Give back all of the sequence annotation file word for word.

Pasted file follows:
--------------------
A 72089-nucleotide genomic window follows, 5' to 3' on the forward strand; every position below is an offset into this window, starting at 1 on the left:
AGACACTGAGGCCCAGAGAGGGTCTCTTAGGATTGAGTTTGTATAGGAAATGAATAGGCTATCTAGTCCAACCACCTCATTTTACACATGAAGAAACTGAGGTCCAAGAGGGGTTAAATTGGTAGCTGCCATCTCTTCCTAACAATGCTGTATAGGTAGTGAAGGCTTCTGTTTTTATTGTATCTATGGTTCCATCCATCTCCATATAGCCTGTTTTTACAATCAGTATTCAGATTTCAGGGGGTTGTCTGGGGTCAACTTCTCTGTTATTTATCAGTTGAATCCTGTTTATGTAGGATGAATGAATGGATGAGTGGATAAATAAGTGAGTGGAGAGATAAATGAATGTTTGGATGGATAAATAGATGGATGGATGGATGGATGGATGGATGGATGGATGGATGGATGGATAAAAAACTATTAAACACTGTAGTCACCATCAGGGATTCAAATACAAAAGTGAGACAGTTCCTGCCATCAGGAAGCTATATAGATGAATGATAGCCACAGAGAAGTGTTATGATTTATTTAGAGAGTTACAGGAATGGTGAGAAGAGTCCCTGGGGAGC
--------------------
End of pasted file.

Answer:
A 72089-nucleotide genomic window follows, 5' to 3' on the forward strand; every position below is an offset into this window, starting at 1 on the left:
AGACACTGAGGCCCAGAGAGGGTCTCTTAGGATTGAGTTTGTATAGGAAATGAATAGGCTATCTAGTCCAACCACCTCATTTTACACATGAAGAAACTGAGGTCCAAGAGGGGTTAAATTGGTAGCTGCCATCTCTTCCTAACAATGCTGTATAGGTAGTGAAGGCTTCTGTTTTTATTGTATCTATGGTTCCATCCATCTCCATATAGCCTGTTTTTACAATCAGTATTCAGATTTCAGGGGGTTGTCTGGGGTCAACTTCTCTGTTATTTATCAGTTGAATCCTGTTTATGTAGGATGAATGAATGGATGAGTGGATAAATAAGTGAGTGGAGAGATAAATGAATGTTTGGATGGATAAATAGATGGATGGATGGATGGATGGATGGATGGATGGATGGATGGATGGATAAAAAACTATTAAACACTGTAGTCACCATCAGGGATTCAAATACAAAAGTGAGACAGTTCCTGCCATCAGGAAGCTATATAGATGAATGATAGCCACAGAGAAGTGTTATGATTTATTTAGAGAGTTACAGGAATGGTGAGAAGAGTCCCTGGGGAGC